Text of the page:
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Country: North America, US, United States
City: Dallas, Texas
So this title is the caption of a photo of a lovely woman sketching in the park. Being self conscious on occasion, as one is, I had sort of planned my review as I was reading this book. I would choose my favorite two or three and do a vignette. Now this is impossible, because when I leaf through the pages, I find ten more favorites. And retrieving the very best one snarls me in twenty more.
This photographer set out to define the city in pictures of its occupants in all their diversity and through the changing urban landscape of New York City. He has succeeded. I think he has. It has changed that last bit of my perception of a cruel soulless city into a montage of people.
When I was a child I had a book of pictures, not published for children, but portraying a family as it understood itself, and I looked it over often. Not since then have I been moved by photography to that degree. The neat thing Isis that it is on my phone and my kindle. I can thumb one over during the day when I forget to see people and not crowds or annoyances.
It far exceeded my expectations for a tablet with that price point. Very impressed! I would recomend this tablet to anyone looking for one.
This book was recommended to me by a friend, and as I did my googling to find more information, I was shocked to discover that such a book existed. "Really?" my brain said, "somone has written about this?" In all of my reading and searching, I have never, ever found a book written by a Christian who struggles with homosexuality. Never.
This book reads a lot more like a memoir than a textbook, and I believe Hill did this on purpose. He is not writing from the perspective of having all the answers, but rather describing his journey to find those answers. I appreciated this change in perspective, and I was intrigued by the concepts he wrestled with as he struggled to discover what healing from homosexuality would look like in his life.
It seems that most people have in their heads the idea that healing from homosexuality looks like, well, heterosexuality, that a person who struggles with homosexual desires needs to actively pursue a desire for an attraction to members of the opposite sex. I know people who have struggled with homosexuality and are now "healed" according to this definition. But there are also scores of Christians who are seeking to glorify the Lord in everything, including their sexuality, yet still struggle with homosexual desires. Is it right to say that they should pursue wholeness in the form of heterosexuality?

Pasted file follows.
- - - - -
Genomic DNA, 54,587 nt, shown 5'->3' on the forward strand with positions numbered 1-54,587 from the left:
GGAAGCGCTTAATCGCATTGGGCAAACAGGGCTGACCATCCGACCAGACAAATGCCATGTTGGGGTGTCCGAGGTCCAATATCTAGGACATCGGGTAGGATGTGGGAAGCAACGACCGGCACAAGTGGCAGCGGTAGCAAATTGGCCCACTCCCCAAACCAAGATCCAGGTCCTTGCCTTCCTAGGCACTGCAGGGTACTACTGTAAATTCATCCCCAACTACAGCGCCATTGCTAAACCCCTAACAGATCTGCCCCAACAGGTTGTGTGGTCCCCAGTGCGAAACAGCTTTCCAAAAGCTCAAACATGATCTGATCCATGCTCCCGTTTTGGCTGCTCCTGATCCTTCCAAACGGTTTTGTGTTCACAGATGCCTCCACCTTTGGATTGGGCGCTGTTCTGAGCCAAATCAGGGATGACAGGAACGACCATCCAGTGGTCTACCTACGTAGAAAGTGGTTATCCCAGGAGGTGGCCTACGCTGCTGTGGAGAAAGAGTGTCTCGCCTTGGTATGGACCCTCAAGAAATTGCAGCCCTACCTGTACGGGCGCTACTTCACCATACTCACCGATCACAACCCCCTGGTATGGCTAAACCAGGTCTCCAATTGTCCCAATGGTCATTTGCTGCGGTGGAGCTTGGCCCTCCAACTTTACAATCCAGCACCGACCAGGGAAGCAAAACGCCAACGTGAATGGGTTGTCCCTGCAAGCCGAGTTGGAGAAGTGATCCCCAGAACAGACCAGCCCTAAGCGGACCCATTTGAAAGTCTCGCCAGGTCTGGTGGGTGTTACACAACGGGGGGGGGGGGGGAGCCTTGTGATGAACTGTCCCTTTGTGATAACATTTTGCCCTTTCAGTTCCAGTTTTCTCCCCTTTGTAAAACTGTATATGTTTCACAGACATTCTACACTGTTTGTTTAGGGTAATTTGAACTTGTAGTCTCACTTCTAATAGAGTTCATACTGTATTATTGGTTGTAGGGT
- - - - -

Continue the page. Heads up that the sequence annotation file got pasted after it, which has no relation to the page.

Hill explores the concept of a "celibate gay Christian," that is, a Christian who is tempted by homosexuality but chooses not to act on those desires. Is it possible that God would choose not to heal a person of this temptation, but rather to give them the grace to live with the temptation and to glorify Him through it? Hill believes so, and 2 Corinthians 12 seems to agree with him. Just as it is possible for a person to be tempted to steal, but choose not to steal, or to be tempted to lie, but choose not to lie, it should also be possible for a person to be tempted with homosexuality, yet choose not to act on it. After all, temptation in and of itself is not wrong. Jesus Himself was tempted, yet He never sinned.
What I like about Hill's alternate view of healing from homosexuality is that it pulls the focus off of the homosexual desires and puts it back on glorifying God. Instead of pursing freedom from homosexual desires, the Christian who struggles can instead focus on getting to know God better through studying the Bible, worshiping and serving Him in a church community, basking in His love and grace, and sharing the message of the gospel with those around him. If God chooses to relieve that person of the temptations of homosexuality, wonderful! I would gladly rejoice with him. However, it is entirely possible that God would choose rather to allow that person to continue to struggle so that God's grace can be shown in his life. After all, that is why we are still here on Earth: to show God's grace and mercy and love to those around us.